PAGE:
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Naysayers are the people who always focus on the worst-case scenario and shoot down your ideas before you even have a chance to try. They may be well-meaning, but their constant negativity can be draining and discouraging. Don’t let their pessimism infect you. Surround yourself with positive, solution-oriented people who believe in your vision and encourage you to take calculated risks.

7. The Fair-Weather Friend

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These friends are all too happy to ride your coattails when you’re on top, but disappear the moment you hit a rough patch. They may even secretly relish your struggles, feeling like it levels the playing field. True friends stick by you through thick and thin. They offer support and encouragement when you’re down, and celebrate with you when you bounce back. Cultivate relationships with people who have your back, no matter what.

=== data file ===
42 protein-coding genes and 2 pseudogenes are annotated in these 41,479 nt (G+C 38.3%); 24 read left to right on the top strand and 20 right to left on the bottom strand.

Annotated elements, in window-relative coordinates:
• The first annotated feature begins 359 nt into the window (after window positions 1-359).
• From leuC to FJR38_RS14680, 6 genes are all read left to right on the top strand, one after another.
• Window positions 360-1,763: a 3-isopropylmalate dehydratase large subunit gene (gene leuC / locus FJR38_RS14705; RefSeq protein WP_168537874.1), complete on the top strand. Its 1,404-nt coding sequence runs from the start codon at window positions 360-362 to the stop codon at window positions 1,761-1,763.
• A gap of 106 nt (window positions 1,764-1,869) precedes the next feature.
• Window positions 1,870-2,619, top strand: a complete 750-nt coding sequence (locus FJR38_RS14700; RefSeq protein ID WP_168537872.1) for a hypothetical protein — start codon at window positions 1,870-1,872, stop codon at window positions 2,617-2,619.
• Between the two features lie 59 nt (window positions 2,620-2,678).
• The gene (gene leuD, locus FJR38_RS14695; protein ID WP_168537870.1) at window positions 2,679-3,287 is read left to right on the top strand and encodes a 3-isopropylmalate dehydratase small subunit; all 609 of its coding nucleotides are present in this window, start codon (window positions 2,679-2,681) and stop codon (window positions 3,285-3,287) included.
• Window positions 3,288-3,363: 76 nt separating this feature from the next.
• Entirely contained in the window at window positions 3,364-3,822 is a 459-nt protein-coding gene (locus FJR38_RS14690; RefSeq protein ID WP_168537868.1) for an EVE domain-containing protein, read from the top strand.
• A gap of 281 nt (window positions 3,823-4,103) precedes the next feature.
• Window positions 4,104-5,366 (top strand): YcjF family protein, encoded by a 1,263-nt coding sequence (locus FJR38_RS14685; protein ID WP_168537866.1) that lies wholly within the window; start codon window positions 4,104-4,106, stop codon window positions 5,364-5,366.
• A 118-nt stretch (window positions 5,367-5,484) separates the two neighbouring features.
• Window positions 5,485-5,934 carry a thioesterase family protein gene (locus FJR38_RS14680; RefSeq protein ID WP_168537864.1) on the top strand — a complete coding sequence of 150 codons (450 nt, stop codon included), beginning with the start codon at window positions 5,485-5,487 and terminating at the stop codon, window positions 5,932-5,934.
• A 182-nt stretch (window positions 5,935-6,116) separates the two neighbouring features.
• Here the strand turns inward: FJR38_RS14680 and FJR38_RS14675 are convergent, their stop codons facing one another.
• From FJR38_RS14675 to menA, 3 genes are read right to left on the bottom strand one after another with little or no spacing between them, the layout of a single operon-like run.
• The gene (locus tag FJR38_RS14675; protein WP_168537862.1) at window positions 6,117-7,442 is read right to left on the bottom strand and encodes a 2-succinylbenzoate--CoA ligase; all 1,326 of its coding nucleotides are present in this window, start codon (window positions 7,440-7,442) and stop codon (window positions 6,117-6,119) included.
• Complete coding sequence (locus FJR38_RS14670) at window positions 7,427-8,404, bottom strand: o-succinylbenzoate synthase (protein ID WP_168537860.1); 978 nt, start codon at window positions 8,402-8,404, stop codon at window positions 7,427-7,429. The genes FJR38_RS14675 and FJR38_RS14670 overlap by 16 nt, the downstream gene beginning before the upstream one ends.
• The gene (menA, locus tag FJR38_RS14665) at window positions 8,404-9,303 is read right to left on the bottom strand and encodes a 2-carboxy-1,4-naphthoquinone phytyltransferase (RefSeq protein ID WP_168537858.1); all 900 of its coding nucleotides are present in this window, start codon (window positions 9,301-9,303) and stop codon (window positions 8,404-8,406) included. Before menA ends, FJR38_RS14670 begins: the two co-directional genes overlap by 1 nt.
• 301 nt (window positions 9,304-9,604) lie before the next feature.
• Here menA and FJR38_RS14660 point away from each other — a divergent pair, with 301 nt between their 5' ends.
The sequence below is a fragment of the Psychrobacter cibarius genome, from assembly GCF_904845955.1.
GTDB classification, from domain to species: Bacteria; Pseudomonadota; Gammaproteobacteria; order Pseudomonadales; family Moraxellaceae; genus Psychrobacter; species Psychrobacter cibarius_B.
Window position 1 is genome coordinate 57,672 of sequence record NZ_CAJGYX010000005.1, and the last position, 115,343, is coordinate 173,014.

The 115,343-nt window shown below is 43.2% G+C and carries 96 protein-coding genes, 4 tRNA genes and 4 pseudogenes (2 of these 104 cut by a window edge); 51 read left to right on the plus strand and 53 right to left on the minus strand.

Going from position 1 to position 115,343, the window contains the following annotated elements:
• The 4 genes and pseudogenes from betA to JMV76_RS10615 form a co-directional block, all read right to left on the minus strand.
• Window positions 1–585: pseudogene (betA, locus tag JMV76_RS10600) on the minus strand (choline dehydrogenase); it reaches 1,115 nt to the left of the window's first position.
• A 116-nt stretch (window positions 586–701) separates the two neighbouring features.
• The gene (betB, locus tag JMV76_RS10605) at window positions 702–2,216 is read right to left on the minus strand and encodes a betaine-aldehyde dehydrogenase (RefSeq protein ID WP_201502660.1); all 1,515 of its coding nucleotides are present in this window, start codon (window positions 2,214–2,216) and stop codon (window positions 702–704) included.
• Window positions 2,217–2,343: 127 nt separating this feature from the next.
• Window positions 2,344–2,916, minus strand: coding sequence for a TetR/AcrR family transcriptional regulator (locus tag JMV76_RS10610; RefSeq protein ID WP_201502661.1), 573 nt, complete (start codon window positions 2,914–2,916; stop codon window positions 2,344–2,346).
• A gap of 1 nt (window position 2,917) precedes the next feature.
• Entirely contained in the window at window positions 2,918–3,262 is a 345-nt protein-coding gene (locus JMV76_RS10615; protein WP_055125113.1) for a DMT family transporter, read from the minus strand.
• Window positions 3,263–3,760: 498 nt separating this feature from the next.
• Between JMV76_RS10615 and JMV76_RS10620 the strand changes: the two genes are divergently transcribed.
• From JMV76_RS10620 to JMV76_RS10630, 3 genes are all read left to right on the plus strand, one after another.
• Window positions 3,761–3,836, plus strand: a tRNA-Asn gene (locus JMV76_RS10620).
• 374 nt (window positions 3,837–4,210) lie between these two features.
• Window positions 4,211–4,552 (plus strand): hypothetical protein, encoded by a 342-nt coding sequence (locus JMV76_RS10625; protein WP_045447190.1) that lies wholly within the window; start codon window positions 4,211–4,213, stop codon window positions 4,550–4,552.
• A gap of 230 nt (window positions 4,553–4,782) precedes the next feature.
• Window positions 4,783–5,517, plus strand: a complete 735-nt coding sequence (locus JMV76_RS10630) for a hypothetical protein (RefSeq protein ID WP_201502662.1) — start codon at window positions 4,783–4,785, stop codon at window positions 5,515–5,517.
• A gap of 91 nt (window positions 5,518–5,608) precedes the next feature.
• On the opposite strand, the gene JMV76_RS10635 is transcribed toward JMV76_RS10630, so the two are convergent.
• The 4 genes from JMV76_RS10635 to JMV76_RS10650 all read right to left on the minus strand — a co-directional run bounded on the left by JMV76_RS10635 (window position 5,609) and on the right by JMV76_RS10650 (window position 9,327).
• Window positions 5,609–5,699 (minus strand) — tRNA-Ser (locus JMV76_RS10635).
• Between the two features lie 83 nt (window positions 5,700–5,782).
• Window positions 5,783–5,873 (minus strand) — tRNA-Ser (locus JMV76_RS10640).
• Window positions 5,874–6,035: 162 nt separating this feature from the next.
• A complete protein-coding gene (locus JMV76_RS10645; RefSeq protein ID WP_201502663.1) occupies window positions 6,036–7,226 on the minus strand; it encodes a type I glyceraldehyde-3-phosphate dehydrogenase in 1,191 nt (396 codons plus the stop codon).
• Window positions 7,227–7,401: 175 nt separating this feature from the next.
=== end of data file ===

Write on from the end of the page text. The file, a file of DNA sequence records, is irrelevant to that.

8. The Gossipy Colleague

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Every workplace has that one person who thrives on drama and loves to spread rumors. They may take your confidences and twist them, or even make up stories to make you look bad. Don’t give them ammunition — be careful what you share and with whom. If you find yourself the target of gossip, address it directly and professionally. Most importantly, don’t engage in gossip yourself — it only perpetuates the cycle, Scientific American warns.

9. The Narcissistic Parent